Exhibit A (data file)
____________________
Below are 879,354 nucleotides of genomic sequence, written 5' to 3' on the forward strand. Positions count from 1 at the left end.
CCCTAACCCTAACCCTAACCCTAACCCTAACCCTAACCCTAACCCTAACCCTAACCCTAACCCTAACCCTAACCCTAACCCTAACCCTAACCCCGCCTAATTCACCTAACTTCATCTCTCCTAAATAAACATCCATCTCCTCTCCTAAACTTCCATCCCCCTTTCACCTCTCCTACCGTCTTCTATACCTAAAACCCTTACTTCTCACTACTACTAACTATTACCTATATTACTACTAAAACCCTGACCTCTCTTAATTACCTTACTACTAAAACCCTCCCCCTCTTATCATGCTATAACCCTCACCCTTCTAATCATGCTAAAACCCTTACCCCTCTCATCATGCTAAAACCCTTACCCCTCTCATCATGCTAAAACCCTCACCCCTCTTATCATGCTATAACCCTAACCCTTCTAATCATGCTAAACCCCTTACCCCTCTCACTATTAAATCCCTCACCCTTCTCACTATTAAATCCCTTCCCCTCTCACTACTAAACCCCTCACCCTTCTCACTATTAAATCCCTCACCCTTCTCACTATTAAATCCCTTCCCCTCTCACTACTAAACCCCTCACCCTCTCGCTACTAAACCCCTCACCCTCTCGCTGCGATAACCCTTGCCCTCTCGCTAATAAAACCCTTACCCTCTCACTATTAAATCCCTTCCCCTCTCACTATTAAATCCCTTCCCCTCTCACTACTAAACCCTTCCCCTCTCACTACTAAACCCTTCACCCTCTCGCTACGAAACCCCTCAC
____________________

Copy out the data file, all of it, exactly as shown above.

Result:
Below are 879,354 nucleotides of genomic sequence, written 5' to 3' on the forward strand. Positions count from 1 at the left end.
CCCTAACCCTAACCCTAACCCTAACCCTAACCCTAACCCTAACCCTAACCCTAACCCTAACCCTAACCCTAACCCTAACCCTAACCCTAACCCCGCCTAATTCACCTAACTTCATCTCTCCTAAATAAACATCCATCTCCTCTCCTAAACTTCCATCCCCCTTTCACCTCTCCTACCGTCTTCTATACCTAAAACCCTTACTTCTCACTACTACTAACTATTACCTATATTACTACTAAAACCCTGACCTCTCTTAATTACCTTACTACTAAAACCCTCCCCCTCTTATCATGCTATAACCCTCACCCTTCTAATCATGCTAAAACCCTTACCCCTCTCATCATGCTAAAACCCTTACCCCTCTCATCATGCTAAAACCCTCACCCCTCTTATCATGCTATAACCCTAACCCTTCTAATCATGCTAAACCCCTTACCCCTCTCACTATTAAATCCCTCACCCTTCTCACTATTAAATCCCTTCCCCTCTCACTACTAAACCCCTCACCCTTCTCACTATTAAATCCCTCACCCTTCTCACTATTAAATCCCTTCCCCTCTCACTACTAAACCCCTCACCCTCTCGCTACTAAACCCCTCACCCTCTCGCTGCGATAACCCTTGCCCTCTCGCTAATAAAACCCTTACCCTCTCACTATTAAATCCCTTCCCCTCTCACTATTAAATCCCTTCCCCTCTCACTACTAAACCCTTCCCCTCTCACTACTAAACCCTTCACCCTCTCGCTACGAAACCCCTCAC